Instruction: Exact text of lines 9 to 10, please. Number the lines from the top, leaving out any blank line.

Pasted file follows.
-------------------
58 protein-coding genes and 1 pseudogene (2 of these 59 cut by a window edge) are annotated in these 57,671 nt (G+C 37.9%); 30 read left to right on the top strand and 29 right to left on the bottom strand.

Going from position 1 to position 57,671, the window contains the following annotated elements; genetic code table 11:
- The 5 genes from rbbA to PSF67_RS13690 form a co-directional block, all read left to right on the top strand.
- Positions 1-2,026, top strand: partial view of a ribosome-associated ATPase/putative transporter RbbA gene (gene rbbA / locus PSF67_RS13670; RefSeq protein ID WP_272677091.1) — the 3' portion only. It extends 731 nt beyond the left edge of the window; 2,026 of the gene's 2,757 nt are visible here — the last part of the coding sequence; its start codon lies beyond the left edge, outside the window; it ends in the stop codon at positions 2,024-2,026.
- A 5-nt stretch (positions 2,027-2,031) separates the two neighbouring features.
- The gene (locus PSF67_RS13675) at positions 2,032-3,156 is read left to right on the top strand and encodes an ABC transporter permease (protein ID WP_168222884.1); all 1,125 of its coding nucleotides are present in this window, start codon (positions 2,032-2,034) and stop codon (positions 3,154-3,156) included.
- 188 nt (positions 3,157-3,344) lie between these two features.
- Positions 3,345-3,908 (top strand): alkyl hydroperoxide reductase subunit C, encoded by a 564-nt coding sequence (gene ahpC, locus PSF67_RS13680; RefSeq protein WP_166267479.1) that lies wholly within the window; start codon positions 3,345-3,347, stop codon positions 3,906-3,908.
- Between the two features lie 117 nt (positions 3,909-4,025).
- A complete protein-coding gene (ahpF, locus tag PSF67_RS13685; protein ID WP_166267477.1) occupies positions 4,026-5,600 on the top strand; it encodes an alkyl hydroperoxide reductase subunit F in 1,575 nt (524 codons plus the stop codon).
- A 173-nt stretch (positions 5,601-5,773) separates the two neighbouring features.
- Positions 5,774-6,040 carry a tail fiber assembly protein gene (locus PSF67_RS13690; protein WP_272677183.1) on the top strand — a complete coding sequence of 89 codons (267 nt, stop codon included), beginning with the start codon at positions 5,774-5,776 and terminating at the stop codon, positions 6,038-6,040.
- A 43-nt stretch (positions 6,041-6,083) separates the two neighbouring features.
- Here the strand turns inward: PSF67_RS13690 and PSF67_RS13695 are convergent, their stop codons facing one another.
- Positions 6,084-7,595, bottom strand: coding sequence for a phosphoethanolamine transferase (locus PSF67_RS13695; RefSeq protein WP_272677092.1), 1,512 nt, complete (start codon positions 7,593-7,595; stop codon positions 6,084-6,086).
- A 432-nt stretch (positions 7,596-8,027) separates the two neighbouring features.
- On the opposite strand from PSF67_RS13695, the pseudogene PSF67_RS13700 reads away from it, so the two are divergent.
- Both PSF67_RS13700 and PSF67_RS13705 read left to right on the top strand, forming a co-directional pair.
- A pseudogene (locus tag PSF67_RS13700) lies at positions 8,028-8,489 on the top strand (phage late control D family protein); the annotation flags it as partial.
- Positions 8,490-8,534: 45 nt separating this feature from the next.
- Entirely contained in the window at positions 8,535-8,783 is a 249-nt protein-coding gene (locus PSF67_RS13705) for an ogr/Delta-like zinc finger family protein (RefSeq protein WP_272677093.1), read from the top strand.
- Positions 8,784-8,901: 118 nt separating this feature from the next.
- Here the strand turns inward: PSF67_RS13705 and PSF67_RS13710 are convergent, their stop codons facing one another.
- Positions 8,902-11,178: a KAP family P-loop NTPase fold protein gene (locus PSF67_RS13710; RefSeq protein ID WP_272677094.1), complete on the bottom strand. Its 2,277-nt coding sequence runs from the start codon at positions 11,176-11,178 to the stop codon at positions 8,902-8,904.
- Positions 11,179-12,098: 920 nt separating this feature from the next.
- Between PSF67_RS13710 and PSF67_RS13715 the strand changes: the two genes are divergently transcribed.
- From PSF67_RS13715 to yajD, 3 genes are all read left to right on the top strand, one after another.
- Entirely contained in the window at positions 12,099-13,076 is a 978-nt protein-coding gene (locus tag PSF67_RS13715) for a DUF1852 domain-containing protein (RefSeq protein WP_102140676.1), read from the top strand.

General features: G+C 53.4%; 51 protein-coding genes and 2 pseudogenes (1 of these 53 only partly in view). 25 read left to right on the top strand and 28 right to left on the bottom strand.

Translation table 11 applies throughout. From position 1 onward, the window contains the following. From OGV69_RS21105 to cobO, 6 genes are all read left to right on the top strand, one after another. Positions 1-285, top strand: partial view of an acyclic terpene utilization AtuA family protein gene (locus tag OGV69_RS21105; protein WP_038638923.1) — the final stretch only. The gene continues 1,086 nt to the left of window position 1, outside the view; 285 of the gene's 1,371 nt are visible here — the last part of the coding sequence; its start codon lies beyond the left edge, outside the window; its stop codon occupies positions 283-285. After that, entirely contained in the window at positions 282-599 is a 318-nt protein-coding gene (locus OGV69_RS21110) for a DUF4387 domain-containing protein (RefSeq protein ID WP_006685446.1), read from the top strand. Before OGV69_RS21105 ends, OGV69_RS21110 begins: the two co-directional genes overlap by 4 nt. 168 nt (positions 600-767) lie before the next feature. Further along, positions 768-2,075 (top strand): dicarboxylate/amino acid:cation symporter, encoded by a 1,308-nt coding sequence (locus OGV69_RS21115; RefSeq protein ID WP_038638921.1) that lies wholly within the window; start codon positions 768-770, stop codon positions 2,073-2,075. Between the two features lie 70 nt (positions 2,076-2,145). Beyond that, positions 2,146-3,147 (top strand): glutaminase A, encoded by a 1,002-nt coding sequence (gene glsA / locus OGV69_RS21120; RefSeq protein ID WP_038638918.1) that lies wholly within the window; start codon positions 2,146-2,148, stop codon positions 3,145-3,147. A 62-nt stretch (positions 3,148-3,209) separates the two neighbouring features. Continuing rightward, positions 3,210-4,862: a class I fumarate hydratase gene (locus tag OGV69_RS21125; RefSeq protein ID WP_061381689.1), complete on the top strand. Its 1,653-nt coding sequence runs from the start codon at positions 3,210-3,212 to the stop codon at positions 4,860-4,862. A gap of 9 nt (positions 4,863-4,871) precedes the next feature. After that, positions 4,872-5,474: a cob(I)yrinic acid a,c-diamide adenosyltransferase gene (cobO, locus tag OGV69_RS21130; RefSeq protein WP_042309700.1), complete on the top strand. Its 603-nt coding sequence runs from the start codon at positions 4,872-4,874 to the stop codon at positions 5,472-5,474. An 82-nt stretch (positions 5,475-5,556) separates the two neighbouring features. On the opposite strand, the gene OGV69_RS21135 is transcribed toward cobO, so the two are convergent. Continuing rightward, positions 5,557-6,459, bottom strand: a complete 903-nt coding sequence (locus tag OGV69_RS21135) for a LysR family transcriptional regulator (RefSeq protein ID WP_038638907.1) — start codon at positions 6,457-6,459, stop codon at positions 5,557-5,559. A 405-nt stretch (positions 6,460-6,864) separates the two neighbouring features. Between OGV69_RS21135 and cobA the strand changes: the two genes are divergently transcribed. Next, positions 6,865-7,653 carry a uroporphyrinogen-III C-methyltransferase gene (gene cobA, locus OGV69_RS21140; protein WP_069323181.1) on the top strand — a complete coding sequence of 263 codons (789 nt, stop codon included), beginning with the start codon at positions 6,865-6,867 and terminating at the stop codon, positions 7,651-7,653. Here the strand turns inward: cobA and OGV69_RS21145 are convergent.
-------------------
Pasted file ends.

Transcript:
- Between the two features lie 117 nt (positions 3,909-4,025).
- A complete protein-coding gene (ahpF, locus tag PSF67_RS13685; protein ID WP_166267477.1) occupies positions 4,026-5,600 on the top strand; it encodes an alkyl hydroperoxide reductase subunit F in 1,575 nt (524 codons plus the stop codon).